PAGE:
Who uses ONLY SeaChem's Flourite - The Planted Tank Forum

In my opinion this is the best product available as a substrate in the planted aquarium
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Sand is one of the most common substrate materials for plants because it gives the aquarium a natural look. Silica sand, onyx sand, pool sand, and other commercial types of sands are available for an aquarium environment; however, these do not contain adequate nutrition since sand compacts too tightly with the plant’s roots and can obstruct oxygen and nutrient intake by plants. Fortified sand can be purchased and commercially sand is available, such as Fluorite, to be used together with common sand in the planted tank. One important detail to remember is sand can be dusty, so before using any type of sand, especially silica sand,wash it to remove any dirt.
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It is highly recommended to wash this substrate before use. Seachem supports this and states it can take another 2-12 hours for the aquarium to clear completely. The substrate also has a highly likelihood of clouding the aquarium upon maintenance due to the small particle size. But the small size makes Seachem Fluorite Black Sand a great addition for inverts and digging fish. I've been keeping live plants for many years with fluorite as a substrate. Due to a new job, maintaining the aquarium is now too time consuming.
Photo provided by FlickrFlourite® Black is a specially fracted stable porous clay gravel for the natural planted aquarium
Photo provided by FlickrAbout one pound of Fluorite per gallon will give you plenty of substrate; you'll ..
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The aquarium substrate can be inert (gravel, sand, clay, etc.) or it can be active and directly affect the pH and KH (carbonate hardness) of your water like fluorite, soil, crushed coral, peat, etc.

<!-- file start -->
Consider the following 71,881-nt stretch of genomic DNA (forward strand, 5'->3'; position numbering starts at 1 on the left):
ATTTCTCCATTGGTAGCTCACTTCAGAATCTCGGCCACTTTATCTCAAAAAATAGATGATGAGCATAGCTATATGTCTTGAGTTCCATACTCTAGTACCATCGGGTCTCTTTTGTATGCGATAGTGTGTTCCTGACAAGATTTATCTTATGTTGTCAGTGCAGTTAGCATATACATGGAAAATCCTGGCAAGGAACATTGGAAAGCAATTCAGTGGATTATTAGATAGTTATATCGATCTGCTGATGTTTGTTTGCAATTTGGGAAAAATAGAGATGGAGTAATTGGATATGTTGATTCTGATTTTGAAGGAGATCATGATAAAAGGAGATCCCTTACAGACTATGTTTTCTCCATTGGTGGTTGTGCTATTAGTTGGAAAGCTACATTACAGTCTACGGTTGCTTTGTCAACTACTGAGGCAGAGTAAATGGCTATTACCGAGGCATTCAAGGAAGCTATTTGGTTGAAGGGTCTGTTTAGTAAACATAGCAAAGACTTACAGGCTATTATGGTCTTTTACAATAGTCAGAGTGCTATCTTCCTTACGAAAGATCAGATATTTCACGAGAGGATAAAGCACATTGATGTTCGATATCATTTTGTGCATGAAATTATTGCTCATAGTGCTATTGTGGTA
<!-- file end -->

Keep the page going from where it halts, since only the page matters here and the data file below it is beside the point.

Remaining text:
For example, crushed coral is known to raise the pH and KH (perfect for some types of cichlids or a saltwater tank), whilst peat moss (decomposed moss matter) is known to lower the pH.Seachem Fluorite Black Sand is another substrate developed specifically for the planted aquarium. Similar to standard fluorite it is made of a porous clay substance but with two clear differences. The substrate is a charcoal black and the particle size is much smaller. The black substrate will saturate the colors of the fish and plants in the aquarium. But the fine nature of the particles will result in debris building on top of the substrate and will be noticeably visible. This substrate will likely require more maintenance than other substrates and is something to keep in mind before purchasing. is a very popular planted tank substrate. Seachem briefs this substrate with “Flourite® is a specially fracted, stable porous clay gravel for the natural planted aquarium.”. Fluorite is unusual as unlike most substrates it is made from porous clay. The advantages of a clay based substrate include much higher iron levels than other substrates in this article. Red plants will especially benefit as they utilise iron for their bright red coloration. The downside is that the clay composition can become messy. Fine particles can cloud the tank initially and upon subsequent water changes. It is a strong recommendation to lightly rinse the substrate before use to eliminate these clay micro particles and keep them out of your aquarium.It can create some dust until it settles in the aquarium. You can use a flocculating agent such as Clarity to expedite this process. I recently set up a new tank using the sand and since it is a more fine particulate, I put a thin layer of Fluorite on top as I will be adding fish that like to dig and several days after setup without rinsing the substrate, my system is already crystal clear.